DID you know that a person’s breath can tell quite a lot of things about him (or her) and his condition?
You could be healthy and ripe for love with your “sweet breath”, but you could also be sick and suffering from bad breath or halitosis. It is not just about that occasional bad breath caused by indulging in strong-smelling foods such as petai, durian and garlic.
Sometimes, a person’s bad breath could be a sign of illnesses beyond mere poor oral hygiene; it could be an indicator of something more serious and sinister.
Many years ago, I had recurrent bouts of sinusitis. I tolerated the pain for a long time and treated it symptomatically with medications and nasal sprays. Then, one day, I smelt rotten garbage everywhere. I cleaned my house like a possessed woman, trying to get rid of the awful smell. I was hoping to find its source as I scoured every inch and corner of the house. My family thought I had gone quite mad because they couldn’t smell the rot that I was obsessing about.
As the days progressed and my headaches became worse, I went to see an ENT (ear, nose and throat) specialist. After detailed examination and tests, he confirmed that I had a severe case of sinusitis with polyps in the sinus cavities. That was the cause of the garbage smell. It was inside my nose and nasal passages.
The doctor said in worse cases, even the person next to you would be able to smell that awful odour, especially from your breath because most people with such problems were mouth breathers. I was fortunate that the doctor was very good at what he did and solved the problem for me. He surgically removed the polyps and after a few weeks, I was back to normal.
I could smell again, and the smells were all appropriate. It has been more than 20 years now and I’ve never suffered that again. I had forgotten how wonderful fresh air smelt, not to mention everything else.
Now that I can smell again, I find that I am quite sensitive to all sorts of smell. It’s as though my olfactory was given a good overhaul.
TELL FROM THE SMELL
When you’re a caregiver, being able to smell well can alert you to certain things. It’s not always pleasant, but you can sometimes prevent something before it gets worse. For example, you can tell when someone has dental problems like tooth decay or gum disease. A person might be able to mask it with mouthwash or breath mints, but that doesn’t last very long. That person would need to see the dentist to address issues like cavities and gingivitis.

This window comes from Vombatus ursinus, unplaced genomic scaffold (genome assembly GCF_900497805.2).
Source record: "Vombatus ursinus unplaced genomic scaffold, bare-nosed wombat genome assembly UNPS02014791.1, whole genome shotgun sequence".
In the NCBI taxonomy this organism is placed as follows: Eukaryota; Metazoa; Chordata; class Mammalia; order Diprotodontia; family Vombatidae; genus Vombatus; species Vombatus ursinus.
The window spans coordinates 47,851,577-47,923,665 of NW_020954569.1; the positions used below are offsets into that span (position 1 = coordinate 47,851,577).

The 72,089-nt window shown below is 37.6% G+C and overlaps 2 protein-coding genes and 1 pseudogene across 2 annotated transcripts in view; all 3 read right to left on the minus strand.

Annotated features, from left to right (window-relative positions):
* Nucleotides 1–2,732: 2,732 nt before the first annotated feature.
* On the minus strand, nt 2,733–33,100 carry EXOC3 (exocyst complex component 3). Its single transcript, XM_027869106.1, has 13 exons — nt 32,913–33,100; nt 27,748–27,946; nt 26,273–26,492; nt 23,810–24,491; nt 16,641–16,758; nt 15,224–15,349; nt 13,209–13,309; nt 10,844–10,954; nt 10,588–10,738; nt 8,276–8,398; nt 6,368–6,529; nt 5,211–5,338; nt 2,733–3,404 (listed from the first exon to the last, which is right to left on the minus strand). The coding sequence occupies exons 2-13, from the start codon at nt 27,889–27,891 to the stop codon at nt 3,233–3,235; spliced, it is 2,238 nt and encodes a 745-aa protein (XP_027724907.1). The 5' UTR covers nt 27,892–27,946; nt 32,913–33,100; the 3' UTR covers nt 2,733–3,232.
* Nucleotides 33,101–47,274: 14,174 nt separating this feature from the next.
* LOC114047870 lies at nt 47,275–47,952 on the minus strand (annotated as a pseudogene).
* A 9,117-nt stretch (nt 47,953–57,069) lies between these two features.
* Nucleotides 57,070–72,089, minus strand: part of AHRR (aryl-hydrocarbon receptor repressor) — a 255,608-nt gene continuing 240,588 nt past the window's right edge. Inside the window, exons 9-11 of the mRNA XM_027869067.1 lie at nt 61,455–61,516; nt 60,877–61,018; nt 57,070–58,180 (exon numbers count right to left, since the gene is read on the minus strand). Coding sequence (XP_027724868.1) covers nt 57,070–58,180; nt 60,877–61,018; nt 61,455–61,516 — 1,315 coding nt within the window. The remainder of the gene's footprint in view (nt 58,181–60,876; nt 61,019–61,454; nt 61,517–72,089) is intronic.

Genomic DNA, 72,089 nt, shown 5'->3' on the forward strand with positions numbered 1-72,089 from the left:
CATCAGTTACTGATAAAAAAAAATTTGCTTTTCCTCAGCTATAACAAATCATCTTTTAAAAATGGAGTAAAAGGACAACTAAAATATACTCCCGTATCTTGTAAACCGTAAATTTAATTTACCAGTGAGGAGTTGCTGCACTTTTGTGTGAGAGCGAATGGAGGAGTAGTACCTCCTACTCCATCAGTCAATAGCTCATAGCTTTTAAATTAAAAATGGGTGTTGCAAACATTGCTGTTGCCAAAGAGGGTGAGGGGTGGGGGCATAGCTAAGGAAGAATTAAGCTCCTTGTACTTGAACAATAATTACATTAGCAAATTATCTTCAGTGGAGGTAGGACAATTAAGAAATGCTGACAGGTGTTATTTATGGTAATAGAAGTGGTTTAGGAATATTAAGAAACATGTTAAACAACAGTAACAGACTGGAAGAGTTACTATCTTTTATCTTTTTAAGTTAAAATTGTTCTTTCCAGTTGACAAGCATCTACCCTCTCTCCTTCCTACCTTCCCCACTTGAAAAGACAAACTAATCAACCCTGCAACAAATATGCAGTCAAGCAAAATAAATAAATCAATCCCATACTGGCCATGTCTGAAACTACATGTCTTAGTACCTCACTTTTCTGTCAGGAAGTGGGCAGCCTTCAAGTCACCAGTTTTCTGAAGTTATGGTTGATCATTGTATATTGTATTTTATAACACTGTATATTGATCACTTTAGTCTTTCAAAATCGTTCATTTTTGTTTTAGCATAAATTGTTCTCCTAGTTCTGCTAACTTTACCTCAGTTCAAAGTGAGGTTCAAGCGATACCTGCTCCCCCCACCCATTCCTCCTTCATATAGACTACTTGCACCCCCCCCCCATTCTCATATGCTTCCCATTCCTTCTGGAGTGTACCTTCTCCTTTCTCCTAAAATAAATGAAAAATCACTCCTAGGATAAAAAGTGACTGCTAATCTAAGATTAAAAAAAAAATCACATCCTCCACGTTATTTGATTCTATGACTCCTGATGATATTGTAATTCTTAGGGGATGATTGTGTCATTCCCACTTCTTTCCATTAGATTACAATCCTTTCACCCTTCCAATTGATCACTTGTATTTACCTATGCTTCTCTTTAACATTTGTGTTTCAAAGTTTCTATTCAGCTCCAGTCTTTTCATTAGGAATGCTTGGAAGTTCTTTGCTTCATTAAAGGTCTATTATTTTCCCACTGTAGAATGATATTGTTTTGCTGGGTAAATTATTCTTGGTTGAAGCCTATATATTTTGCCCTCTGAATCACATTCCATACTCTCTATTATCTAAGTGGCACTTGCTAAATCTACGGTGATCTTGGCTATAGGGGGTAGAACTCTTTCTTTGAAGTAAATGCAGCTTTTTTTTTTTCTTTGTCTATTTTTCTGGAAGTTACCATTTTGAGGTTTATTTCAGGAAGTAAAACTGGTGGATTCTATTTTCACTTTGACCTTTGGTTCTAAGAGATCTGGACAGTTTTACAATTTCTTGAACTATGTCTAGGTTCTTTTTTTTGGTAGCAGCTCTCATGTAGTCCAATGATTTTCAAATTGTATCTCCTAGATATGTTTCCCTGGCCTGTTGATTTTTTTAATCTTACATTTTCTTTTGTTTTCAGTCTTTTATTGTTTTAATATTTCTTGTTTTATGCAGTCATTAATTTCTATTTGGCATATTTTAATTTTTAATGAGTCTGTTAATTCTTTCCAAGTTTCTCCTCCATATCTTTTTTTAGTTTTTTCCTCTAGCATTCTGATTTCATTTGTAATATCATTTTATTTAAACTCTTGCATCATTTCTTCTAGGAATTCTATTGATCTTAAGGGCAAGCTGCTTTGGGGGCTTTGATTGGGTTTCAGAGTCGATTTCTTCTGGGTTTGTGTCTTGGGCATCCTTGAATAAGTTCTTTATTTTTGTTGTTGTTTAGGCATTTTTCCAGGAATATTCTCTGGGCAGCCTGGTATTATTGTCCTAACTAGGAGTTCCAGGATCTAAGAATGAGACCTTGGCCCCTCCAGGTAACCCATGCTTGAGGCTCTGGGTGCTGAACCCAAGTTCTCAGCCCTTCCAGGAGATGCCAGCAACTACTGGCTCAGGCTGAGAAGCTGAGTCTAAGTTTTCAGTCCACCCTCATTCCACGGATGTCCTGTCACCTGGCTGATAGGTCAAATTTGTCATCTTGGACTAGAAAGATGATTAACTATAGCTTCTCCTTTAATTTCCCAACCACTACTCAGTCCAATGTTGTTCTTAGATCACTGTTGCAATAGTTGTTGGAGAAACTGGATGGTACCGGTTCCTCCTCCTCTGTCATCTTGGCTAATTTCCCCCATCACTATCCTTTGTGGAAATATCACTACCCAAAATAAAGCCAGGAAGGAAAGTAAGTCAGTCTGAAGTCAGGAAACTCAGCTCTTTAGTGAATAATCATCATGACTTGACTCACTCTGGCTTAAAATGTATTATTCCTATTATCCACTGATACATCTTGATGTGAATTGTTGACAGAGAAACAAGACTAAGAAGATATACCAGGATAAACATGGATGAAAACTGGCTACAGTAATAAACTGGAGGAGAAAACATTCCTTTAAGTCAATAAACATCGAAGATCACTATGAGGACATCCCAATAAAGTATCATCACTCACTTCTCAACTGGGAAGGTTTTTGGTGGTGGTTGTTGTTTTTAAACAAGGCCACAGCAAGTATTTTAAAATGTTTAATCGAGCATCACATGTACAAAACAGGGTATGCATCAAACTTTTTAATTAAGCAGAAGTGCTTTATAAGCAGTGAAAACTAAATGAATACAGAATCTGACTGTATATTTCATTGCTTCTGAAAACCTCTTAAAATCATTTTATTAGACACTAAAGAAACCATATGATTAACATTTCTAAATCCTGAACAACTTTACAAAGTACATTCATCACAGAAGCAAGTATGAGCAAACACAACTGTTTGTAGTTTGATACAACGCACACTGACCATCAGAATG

When my children were younger, the odour of their breaths always alerted me if something was not quite right. It could be anything from sore throats to actual dental problems.
You don’t have to be in each other’s faces to know this. Just sitting next to that person, or across from him will tell you that something’s not quite right. In addition to regular dental check-ups, I would take them or my staff to the dentist when I suspected dental problems. There was a time when one of them was really stinky. The breath was so bad that sitting at close quarters felt like punishment. The dentist diagnosed poor oral hygiene and lack of drinking plain water because for years this person had refused to drink plain water, preferring juices and beverages instead. Once that was corrected, the odour disappeared like magic.
Bad breath or halitosis can also be caused by conditions such as dry mouth, dehydration, smoking, respiratory infections such as sore throat and sinusitis, diabetes and acid reflux.
Some medications are culprits too. Different conditions give out different odours, from metallic, fruity and fishy to mouldy breath.
People who are fasting, for example, usually have that typical “fasting breath”. In fact, anyone who had missed out on meals would have this breath because the mouth slows its production of saliva with the lack of meals or fluids. This causes
dry mouth, which in turn, causes bad breath.
People who go on low or no carb diets can also suffer from bad breath while the body burns fat — that is the smell of ketosis taking place.
To combat this, practising good oral hygiene such as brushing teeth at least twice daily, flossing regularly to remove debris and plaque, and scraping the tongue helps. You also need to drink lots of water and visit your dentist on schedule.
Putri Juneita Johari volunteers for the Special Children Society of Ampang. You can reach her at firstname.lastname@example.org